Cut yourself some slack as you work from home
#WorkInQuarantine can be tough
Just as your office can never be your home, similarly your home can never be your office. It shouldn't
By Shalini Verma
Published: Thu 23 Apr 2020, 8:19 AM
Last updated: Thu 23 Apr 2020, 10:34 AM
A doctor puts on some makeup and a professional looking blouse, while still in her pajamas. She sets up a video session. On her screen appears her patient whom she teaches how to self-examine so that the doctor may diagnose the health condition. The Covid-19 pandemic is changing how we work.
An assortment of mature technologies is helping us work remotely. Team meetings have moved to video and web conferencing, complete with white boards. This is truly unprecedented, especially for industries like banking and government. The likes of investment bankers, lawyers, bureaucrats who thrived on face-to-face meetings are learning this new way of working.
Forced into quarantine, organisations from highly regulated industries are providing remote workspaces that allow workers to access a virtual desktop hosted in a datacentre and a secure VPN (virtual private network). If you call up a call centre and the virtual assistant is unable to handle your query, chances are that your call is redirected to the mobile phone of an agent, whose bed is his new desk.
Technology is sometimes coming to our rescue and at times falling short of expectations. Voice call and broadband capacities in residential areas are being stretched to their limit, while employees are scrambling to find the best Wi-Fi spot in the house for conference calls. Many have found that haloed spot in the comforts of their toilet. A recent poll shows that nearly a third of the respondents working from home are taking calls from their toilet.
Just as your office can never be your home, similarly your home can never be your office. It shouldn't. When you work from home, it becomes an entirely different workspace, where your child or your pet could occasionally gate crash your video conference. Teams are learning to accommodate a quick hello to the curious child. I was on a conference call in which someone's rooster was occasionally chiming in. And that was alright.
When Covid-19 sent workers home, they thought that absence of commute time would give them time to focus on self-development. If you spend hours in the crawling traffic of Buenos Aires or Bangalore, work from home is inimitably liberating. But the reality is starkly different for many others.
#WorkInQuarantine can be tough. While businesses have hit the pause button during this Covid-19 lockdown, employees are not pausing. Many managers set up conference calls to keep their teams busy throughout the day. An executive in the financial industry confessed that he was sitting on team calls for three hours at a stretch and feared becoming a virtual fossil. This would have been bearable had the sessions been productive.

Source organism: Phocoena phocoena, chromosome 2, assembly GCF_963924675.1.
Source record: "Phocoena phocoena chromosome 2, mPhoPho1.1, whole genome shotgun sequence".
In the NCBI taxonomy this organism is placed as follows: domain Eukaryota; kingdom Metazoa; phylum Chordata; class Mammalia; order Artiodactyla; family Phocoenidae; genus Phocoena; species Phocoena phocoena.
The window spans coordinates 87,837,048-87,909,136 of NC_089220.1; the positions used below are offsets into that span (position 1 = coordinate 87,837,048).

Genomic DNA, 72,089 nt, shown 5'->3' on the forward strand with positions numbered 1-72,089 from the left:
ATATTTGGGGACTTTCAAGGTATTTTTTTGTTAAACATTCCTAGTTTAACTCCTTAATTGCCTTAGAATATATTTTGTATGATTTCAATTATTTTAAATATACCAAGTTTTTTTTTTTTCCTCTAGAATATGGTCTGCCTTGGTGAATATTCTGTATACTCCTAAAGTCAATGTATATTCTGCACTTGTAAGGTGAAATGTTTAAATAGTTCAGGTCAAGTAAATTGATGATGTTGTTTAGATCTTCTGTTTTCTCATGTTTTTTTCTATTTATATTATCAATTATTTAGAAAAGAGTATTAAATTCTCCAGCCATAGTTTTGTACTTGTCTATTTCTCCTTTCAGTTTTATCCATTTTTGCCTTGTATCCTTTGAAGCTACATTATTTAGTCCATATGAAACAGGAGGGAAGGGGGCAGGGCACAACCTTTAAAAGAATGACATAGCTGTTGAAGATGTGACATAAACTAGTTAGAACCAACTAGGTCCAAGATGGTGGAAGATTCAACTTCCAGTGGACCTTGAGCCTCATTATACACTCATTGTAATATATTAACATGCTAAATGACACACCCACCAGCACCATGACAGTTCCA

If you are seated in conference calls from 9am to 6pm, there is something wrong with how your organisation is operating during this lockdown. Organisations need to adapt to the quarantine work environment by becoming outcome-oriented, to ensure that their employees do not fall into the show-you-are-working trap. If there is less work, they should use the sessions for training, as some prudent organisations are doing.
Workers have become master jugglers by taking calls while cooking, folding laundry, or overseeing their kids' homework. They are struggling to strike a balance, to rest, to regenerate. Yet, the biggest challenge is the inability to draw a line between home and office. Personal and professional lives are losing a clear distinction, making it impossible to switch off work. This state of being 'always on' is causing a new pandemic of mental exhaustion. Not surprisingly our nearby supermarket ran out of baking powder. We found a workaround to join the ranks of comfort-seeking quarantine bakers. A friend is buying a digital piano to start playing after three decades. We are realising our own personal rhythm.
For social sustenance, we are now creatively using the apps that were largely associated with work - like conference calls to cut birthday cakes or just catch up. In the UAE, people can legally marry by following guidelines of UAE's online marriage service. They can invite a religious leader via a video conference to facilitate the exchange of vows. A UAE-based couple had a surprise wedding celebration that was virtually attended by family members from all over the world.
We should try to have some semblance of routine on weekdays. But we can cut ourselves some slack when we are in the midst of uncertainties of job losses and pay cuts, not to forget the fears of the pandemic. Our pyjamas are rising to the occasion even as we wonder what to wear while working. A colleague who routinely worked from home used the doorbell rule. Dressing appropriately to be able to answer the doorbell is a good guideline to follow, lest your video is inadvertently switched on.
This is not the time for unrealistic expectations like making 10 client calls a day to chase that elusive sales deal that no longer exists. No technology can solve this problem. But we can make our team sessions more fun by playing music from the team playlist or sharing daily anecdotes. We must embrace work from home in its new avatar.
Shalini Verma is CEO of PIVOT technologies